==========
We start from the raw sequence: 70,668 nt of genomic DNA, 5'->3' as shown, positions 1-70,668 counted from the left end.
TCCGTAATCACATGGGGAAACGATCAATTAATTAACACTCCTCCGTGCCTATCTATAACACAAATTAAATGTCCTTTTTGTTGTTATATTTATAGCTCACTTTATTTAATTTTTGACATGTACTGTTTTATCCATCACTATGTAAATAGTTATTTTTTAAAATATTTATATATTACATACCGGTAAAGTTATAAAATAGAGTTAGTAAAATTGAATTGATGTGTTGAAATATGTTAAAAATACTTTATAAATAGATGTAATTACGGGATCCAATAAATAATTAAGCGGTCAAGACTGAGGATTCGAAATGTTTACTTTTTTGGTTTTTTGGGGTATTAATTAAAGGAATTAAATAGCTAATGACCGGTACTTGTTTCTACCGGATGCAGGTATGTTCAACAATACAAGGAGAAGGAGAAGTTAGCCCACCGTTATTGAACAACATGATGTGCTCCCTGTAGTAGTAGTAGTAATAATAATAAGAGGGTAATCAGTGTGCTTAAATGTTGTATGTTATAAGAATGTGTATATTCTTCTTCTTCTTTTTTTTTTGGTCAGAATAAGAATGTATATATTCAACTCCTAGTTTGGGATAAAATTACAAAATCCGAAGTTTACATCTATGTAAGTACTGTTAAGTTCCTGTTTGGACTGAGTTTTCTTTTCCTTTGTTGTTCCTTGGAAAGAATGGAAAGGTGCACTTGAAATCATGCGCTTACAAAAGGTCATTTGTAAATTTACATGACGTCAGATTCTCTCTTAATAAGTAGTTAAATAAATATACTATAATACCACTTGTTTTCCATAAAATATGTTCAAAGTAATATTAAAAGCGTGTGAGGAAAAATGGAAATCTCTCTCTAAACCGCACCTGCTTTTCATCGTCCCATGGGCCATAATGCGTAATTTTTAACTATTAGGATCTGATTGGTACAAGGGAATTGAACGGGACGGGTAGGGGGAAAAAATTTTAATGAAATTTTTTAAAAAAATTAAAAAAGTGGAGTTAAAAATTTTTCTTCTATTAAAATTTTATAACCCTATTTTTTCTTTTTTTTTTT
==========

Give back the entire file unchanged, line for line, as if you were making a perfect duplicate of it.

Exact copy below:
We start from the raw sequence: 70,668 nt of genomic DNA, 5'->3' as shown, positions 1-70,668 counted from the left end.
TCCGTAATCACATGGGGAAACGATCAATTAATTAACACTCCTCCGTGCCTATCTATAACACAAATTAAATGTCCTTTTTGTTGTTATATTTATAGCTCACTTTATTTAATTTTTGACATGTACTGTTTTATCCATCACTATGTAAATAGTTATTTTTTAAAATATTTATATATTACATACCGGTAAAGTTATAAAATAGAGTTAGTAAAATTGAATTGATGTGTTGAAATATGTTAAAAATACTTTATAAATAGATGTAATTACGGGATCCAATAAATAATTAAGCGGTCAAGACTGAGGATTCGAAATGTTTACTTTTTTGGTTTTTTGGGGTATTAATTAAAGGAATTAAATAGCTAATGACCGGTACTTGTTTCTACCGGATGCAGGTATGTTCAACAATACAAGGAGAAGGAGAAGTTAGCCCACCGTTATTGAACAACATGATGTGCTCCCTGTAGTAGTAGTAGTAATAATAATAAGAGGGTAATCAGTGTGCTTAAATGTTGTATGTTATAAGAATGTGTATATTCTTCTTCTTCTTTTTTTTTTGGTCAGAATAAGAATGTATATATTCAACTCCTAGTTTGGGATAAAATTACAAAATCCGAAGTTTACATCTATGTAAGTACTGTTAAGTTCCTGTTTGGACTGAGTTTTCTTTTCCTTTGTTGTTCCTTGGAAAGAATGGAAAGGTGCACTTGAAATCATGCGCTTACAAAAGGTCATTTGTAAATTTACATGACGTCAGATTCTCTCTTAATAAGTAGTTAAATAAATATACTATAATACCACTTGTTTTCCATAAAATATGTTCAAAGTAATATTAAAAGCGTGTGAGGAAAAATGGAAATCTCTCTCTAAACCGCACCTGCTTTTCATCGTCCCATGGGCCATAATGCGTAATTTTTAACTATTAGGATCTGATTGGTACAAGGGAATTGAACGGGACGGGTAGGGGGAAAAAATTTTAATGAAATTTTTTAAAAAAATTAAAAAAGTGGAGTTAAAAATTTTTCTTCTATTAAAATTTTATAACCCTATTTTTTCTTTTTTTTTTT